URC Daily Devotion 5 July 2023

Wednesday, 5 July 2023
Commitment to quality of care

St Mark 2:1-12

When he returned to Capernaum after some days, it was reported that he was at home.  So many gathered around that there was no longer room for them, not even in front of the door; and he was speaking the word to them.  Then some people came, bringing to him a paralysed man, carried by four of them.  And when they could not bring him to Jesus because of the crowd, they removed the roof above him; and after having dug through it, they let down the mat on which the paralytic lay.  When Jesus saw their faith, he said to the paralytic, ‘Son, your sins are forgiven.’  Now some of the scribes were sitting there, questioning in their hearts,  ‘Why does this fellow speak in this way? It is blasphemy! Who can forgive sins but God alone?’  At once Jesus perceived in his spirit that they were discussing these questions among themselves; and he said to them, ‘Why do you raise such questions in your hearts?  Which is easier, to say to the paralytic, “Your sins are forgiven”, or to say, “Stand up and take your mat and walk”?  But so that you may know that the Son of Man has authority on earth to forgive sins’—he said to the paralytic—  ‘I say to you, stand up, take your mat and go to your home.’  And he stood up, and immediately took the mat and went out before all of them; so that they were all amazed and glorified God, saying, ‘We have never seen anything like this!’


In the summer of 2008, I was a busy communications officer working for an NHS Primary Care Trust in Birmingham. The busyness then saw me planning an event for 200+ patients, staff, and members of the public to celebrate the NHS in its 60th year. Fast forward 15 years and my professional life looks quite different, but I remain convinced that the NHS is something worth celebrating and protecting.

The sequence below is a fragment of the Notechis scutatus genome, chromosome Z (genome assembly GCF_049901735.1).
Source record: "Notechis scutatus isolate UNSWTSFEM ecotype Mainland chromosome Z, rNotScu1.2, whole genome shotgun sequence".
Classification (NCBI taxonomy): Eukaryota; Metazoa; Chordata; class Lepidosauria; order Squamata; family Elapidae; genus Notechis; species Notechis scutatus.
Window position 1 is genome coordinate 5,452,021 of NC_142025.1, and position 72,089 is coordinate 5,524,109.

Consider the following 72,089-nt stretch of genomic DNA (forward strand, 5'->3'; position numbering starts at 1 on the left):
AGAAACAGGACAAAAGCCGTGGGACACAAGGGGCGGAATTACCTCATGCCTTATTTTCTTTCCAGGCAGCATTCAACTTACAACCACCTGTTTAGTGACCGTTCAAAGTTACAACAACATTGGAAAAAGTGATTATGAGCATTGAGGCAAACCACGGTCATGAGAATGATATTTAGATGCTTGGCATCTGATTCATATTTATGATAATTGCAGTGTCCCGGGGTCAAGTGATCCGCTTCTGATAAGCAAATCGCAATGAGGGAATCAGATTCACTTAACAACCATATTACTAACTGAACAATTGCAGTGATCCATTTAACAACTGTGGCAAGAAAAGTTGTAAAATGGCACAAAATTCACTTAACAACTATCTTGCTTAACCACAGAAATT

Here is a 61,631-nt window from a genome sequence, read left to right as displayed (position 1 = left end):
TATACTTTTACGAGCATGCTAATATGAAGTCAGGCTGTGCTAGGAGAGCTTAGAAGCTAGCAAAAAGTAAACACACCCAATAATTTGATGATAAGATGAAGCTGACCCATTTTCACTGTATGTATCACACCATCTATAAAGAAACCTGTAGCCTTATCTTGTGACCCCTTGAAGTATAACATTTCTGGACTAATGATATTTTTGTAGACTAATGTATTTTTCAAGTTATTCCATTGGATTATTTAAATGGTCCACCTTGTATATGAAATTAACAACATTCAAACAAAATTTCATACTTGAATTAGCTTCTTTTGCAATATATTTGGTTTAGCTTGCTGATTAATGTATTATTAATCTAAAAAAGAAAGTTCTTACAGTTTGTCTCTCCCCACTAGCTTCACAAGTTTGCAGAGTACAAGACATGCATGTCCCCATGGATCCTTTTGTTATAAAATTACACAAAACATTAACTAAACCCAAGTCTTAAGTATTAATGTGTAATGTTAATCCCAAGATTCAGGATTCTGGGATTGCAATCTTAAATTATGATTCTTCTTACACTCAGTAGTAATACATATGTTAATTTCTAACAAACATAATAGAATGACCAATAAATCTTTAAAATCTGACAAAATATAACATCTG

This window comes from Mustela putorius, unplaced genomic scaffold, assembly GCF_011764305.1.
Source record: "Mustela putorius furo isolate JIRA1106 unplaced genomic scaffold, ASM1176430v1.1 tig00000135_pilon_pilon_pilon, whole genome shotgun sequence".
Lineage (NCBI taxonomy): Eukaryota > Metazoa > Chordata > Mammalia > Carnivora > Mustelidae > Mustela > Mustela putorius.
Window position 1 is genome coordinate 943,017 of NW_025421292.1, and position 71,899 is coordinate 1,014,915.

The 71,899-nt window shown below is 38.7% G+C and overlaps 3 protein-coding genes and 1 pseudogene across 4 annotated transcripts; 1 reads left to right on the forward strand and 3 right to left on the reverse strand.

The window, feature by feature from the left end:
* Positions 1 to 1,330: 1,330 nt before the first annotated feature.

In the reading, we hear of one of Jesus’ many healings. It is not the man himself that has come to Jesus to be healed but rather he is carried by four very determined people. Undeterred by the crowds, they literally lift the roof to get their ‘patient’ to Jesus. These are the actions of people who care – they care what happens to this paralysed man. They are seeking his good and healing where presumably he cannot. 

Though not explicitly articulated in the values of the NHS, I believe the underlying value is love. Not love in the sentimental sense, but rather the kind of love that is about the seeking and valuing of every human being’s life, their health, wellbeing, and dignity. To me, love as expressed in a ‘commitment to quality of care’ is just like the actions of those who took the roof off the house and lowered the paralysed man so he could be healed by Jesus. 

It’s the kind of love that’s about self-sacrifice – yes NHS staff are paid to care, but I can tell you that for most, the job of caring is a vocational calling, and most are paid nowhere near what they are worth for the life changing impact they have.  

Whatever our political leanings, I think this is clear – the universal offer of health services, free at the point of need, is perhaps the closest this nation has ever gotten to ‘loving’ without condition as God loves. I pray that we will each do all we can to preserve this clear foretaste of the Kingdom for the good of every human child of God.  


God who loves without condition,
help us to reflect your love,
valuing all people as equal,
seeing them as you see them, 
full of dignity and worth. 
May we hold firmly to these values, 
striving always for systems that are fair. 
Bless the NHS, 
bless all who offer loving service,
and bless all who will be cared for today. 




Today’s writer

The Revd Jonnie Hill, East Cheshire & Derbyshire Borders Missional Partnership  



New Revised Standard Version Bible: Anglicized Edition, copyright © 1989, 1995 National Council of the Churches of Christ in the United States of America. Used by permission. All rights reserved worldwide.

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